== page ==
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George Washington University

Publication Date

Spring 2015

Program Name

Kenya: Urbanization, Health, and Human Rights

Abstract

This paper explores Kenya’s ambitious Konza Technology City. In 2008 the Kenyan government unveiled its plan to construct a city from scratch 60 kilometers outside of the nation’s capital, Nairobi. Konza Technology City is a flagship project for Kenya Vision 2030, the country’s development program covering the period 2008 to 2030. The new city is expected to relieve Nairobi of some of its traffic and overcrowding issues, and also support the country’s growing technology sector. Konza City is just one of many proposed city plans all over sub-Saharan Africa reflecting a growing phenomenon. Due to the challenges many African cities are facing—around sanitation, overcrowding, and unplanned growth—many African countries, with the help of international investors, are planning to build new cities adjacent to larger existing urban centers to address some of these issues. These cities are branded as “smart” and “futuristic,” and provide leisure facilities, business opportunities and social amenities for their residents. However, while these project have gained a lot of excitement and support, there are many concerns over these plans. Critics argue in a part of the world where many people live on less than US$2 a day, lack access to clean water, health facilities, and proper sanitation these cities will not lead to meaningful development and will serve only a small elite.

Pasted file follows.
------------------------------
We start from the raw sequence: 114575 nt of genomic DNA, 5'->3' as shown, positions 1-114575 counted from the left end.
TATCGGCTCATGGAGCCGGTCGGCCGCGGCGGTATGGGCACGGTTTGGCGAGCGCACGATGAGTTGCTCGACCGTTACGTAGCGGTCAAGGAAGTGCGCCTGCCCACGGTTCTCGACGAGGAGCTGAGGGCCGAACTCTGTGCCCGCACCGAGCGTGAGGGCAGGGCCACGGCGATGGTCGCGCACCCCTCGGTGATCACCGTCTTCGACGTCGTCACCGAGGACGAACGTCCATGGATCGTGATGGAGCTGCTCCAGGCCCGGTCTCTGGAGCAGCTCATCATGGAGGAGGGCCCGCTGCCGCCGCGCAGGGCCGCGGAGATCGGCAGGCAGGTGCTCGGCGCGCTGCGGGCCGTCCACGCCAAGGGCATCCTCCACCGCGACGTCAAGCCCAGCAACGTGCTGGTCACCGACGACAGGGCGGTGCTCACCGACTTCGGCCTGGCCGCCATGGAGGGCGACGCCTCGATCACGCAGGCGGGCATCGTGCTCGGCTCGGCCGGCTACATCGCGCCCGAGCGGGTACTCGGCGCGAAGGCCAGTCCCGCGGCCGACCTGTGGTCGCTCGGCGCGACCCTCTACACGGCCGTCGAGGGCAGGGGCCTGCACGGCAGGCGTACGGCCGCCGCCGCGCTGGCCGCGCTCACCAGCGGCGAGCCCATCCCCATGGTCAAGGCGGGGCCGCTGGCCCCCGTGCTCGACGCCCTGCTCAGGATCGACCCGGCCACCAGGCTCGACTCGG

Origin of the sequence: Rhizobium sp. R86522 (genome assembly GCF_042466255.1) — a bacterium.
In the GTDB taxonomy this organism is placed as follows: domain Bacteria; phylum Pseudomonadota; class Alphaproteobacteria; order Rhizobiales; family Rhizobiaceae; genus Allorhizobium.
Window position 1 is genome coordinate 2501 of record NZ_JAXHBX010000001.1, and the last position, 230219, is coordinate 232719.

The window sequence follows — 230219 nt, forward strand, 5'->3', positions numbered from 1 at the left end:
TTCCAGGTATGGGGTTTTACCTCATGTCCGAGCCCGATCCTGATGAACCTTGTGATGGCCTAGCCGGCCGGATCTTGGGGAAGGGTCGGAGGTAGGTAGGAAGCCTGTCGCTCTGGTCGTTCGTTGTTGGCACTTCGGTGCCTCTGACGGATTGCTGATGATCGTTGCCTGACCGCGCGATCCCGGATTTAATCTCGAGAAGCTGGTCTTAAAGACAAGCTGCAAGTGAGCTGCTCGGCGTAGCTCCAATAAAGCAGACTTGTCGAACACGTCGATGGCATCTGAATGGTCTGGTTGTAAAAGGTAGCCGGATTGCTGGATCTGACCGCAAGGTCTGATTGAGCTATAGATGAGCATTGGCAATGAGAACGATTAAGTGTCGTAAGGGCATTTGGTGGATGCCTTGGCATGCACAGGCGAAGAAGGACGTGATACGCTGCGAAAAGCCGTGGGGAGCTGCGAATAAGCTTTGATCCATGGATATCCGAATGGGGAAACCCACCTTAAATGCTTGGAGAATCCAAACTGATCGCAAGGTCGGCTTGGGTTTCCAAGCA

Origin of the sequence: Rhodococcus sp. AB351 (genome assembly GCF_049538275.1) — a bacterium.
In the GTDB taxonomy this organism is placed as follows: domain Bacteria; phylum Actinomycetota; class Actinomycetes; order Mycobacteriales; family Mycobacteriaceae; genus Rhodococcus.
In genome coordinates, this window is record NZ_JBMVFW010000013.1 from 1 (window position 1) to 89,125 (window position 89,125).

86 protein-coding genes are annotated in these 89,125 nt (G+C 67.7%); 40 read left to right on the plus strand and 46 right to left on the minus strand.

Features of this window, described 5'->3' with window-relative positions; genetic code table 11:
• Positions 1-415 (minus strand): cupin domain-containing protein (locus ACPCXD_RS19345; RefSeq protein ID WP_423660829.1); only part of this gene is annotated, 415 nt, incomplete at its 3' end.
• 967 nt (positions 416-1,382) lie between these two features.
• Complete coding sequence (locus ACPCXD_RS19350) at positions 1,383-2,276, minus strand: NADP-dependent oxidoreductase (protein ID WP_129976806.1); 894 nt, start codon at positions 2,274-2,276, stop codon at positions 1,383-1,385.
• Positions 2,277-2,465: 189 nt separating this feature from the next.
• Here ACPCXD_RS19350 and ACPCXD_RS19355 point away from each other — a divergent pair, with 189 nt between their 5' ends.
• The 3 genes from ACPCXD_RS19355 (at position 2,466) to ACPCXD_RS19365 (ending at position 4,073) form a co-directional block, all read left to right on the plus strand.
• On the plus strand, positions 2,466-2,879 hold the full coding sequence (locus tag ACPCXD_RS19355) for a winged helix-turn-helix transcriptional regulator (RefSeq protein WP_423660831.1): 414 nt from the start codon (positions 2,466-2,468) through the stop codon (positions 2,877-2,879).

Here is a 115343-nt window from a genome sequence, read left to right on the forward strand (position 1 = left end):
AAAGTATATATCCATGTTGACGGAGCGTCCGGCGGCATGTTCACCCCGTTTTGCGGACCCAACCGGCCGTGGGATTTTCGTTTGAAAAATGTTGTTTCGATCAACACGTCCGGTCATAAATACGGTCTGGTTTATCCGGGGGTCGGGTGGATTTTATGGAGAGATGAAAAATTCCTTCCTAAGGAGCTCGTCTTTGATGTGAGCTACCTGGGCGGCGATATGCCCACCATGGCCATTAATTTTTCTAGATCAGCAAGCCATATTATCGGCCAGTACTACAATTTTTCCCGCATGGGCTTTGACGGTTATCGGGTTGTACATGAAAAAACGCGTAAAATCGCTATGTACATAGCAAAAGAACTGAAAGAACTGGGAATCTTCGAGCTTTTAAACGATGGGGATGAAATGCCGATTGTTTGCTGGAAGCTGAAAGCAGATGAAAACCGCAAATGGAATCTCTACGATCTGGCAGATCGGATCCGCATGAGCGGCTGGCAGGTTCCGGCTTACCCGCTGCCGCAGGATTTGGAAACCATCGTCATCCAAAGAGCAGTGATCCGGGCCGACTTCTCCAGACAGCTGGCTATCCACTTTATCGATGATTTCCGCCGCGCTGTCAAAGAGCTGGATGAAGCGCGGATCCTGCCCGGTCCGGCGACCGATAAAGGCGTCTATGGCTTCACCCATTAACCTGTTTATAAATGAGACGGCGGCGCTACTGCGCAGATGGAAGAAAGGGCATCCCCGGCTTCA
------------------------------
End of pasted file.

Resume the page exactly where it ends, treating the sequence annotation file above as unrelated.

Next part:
The project seeks to understand the expectations of residents near the Konza City site in Malili, Machakos Town and Old Konza Town as well as assess the impact this city will have on these communities. In addition this project examines key differences between community expectations and government and professional expectations for the project. Ten interviews were conducted over a month period in Malili, Machakos Town, Old Konza Town and Nairobi to gather information. The results show that lack of local involvement in the project has resulted in some key disconnects between community members and the government. In addition while many argue information technology has the potential to change the lives of Kenyan citizens, it remains unclear whether Konza will.

Disciplines

Business | Civic and Community Engagement | Inequality and Stratification | Infrastructure | Public Affairs, Public Policy and Public Administration | Technology and Innovation | Work, Economy and Organizations

 

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